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MAA868, a novel FXI antibody with a unique binding mode, shows durable effects on markers of anticoagulation in humans

Koch, Alexander and Schiering, Nikolaus and Melkko, Samu and Ewert, Stefan and Salter, Janeen and Zhang, Yiming and McCormack, Peter and Yu, Jianying and Huang, Xueming and Chiu, Yu-Hsin and Chen, Zhiping and Schleeger, Simone and Horny, Geraldine and DiPetrillo, Keith and Muller, Lionel and Hein, Andreas and Villard, Frederic and Scharenberg, Meike and Ramage, Paul and Hassiepen, Ulrich and Cote, Serge and De Gagne, Julie and Krantz, Carsten and Eder, Joerg and Stoll, Brian and Kulmatycki, Kenneth and Feldman, David and Hofmann, Peter and Basson, Craig and Frost, Robert and Khder, Yasser (2019) MAA868, a novel FXI antibody with a unique binding mode, shows durable effects on markers of anticoagulation in humans. Blood, 133 (13). pp. 1507-1516. ISSN 15280020

Abstract

A large unmet medical need exists for safer antithrombotic drugs because all currently approved anticoagulant agents interfere with hemostasis, leading to an increased risk of bleeding. Genetic and pharmacologic evidence in humans and animals suggests that reducing factor XI (FXI) levels has the potential to effectively prevent and treat thrombosis with a minimal risk of bleeding. We generated a fully human antibody (MAA868) that binds the catalytic domain of both FXI (zymogen) and activated FXI. Our structural studies show that MAA868 traps FXI and activated FXI in an inactive, zymogen-like conformation, explaining its equally high binding affinity for both forms of the enzyme. This binding mode allows the enzyme to be neutralized before entering the coagulation process, revealing a particularly attractive anticoagulant profile of the antibody. MAA868 exhibited favorable anticoagulant activity in mice with a dose-dependent protection from carotid occlusion in a ferric chloride-induced thrombosis model. MAA868 also caused robust and sustained anticoagulant activity in cynomolgus monkeys as assessed by activated partial thromboplastin time without any evidence of bleeding. Based on these preclinical findings, we conducted a first-in-human study in healthy subjects and showed that single subcutaneous doses of MAA868 were safe and well tolerated. MAA868 resulted in dose- and time-dependent robust and sustained prolongation of activated partial thromboplastin time and FXI suppression for up to 4 weeks or longer, supporting further clinical investigation as a potential once-monthly subcutaneous anticoagulant therapy.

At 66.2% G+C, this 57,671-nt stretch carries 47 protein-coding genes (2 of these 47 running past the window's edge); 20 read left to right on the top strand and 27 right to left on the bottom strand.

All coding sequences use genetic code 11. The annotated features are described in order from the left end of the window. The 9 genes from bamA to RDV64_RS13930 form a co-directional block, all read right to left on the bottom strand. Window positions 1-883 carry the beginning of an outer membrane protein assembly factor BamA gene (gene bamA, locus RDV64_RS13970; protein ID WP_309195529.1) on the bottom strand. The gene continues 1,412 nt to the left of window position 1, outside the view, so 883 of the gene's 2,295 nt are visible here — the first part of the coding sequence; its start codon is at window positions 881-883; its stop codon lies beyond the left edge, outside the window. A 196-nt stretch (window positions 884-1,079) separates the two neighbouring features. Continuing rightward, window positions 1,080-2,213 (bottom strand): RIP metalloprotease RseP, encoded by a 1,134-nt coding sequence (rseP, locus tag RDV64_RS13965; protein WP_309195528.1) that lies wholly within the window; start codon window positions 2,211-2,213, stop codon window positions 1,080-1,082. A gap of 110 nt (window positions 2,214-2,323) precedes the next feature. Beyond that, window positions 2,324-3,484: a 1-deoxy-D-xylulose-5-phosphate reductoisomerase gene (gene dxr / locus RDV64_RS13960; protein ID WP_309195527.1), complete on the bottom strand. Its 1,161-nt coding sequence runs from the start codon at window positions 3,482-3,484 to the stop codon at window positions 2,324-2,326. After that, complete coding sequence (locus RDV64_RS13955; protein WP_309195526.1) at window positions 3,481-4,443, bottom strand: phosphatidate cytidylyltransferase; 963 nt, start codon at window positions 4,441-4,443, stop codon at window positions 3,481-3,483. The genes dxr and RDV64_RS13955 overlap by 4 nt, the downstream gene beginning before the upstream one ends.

Item Type: Article
Date Deposited: 14 May 2019 00:45
Last Modified: 14 May 2019 00:45
URI: https://oak.novartis.com/id/eprint/38638

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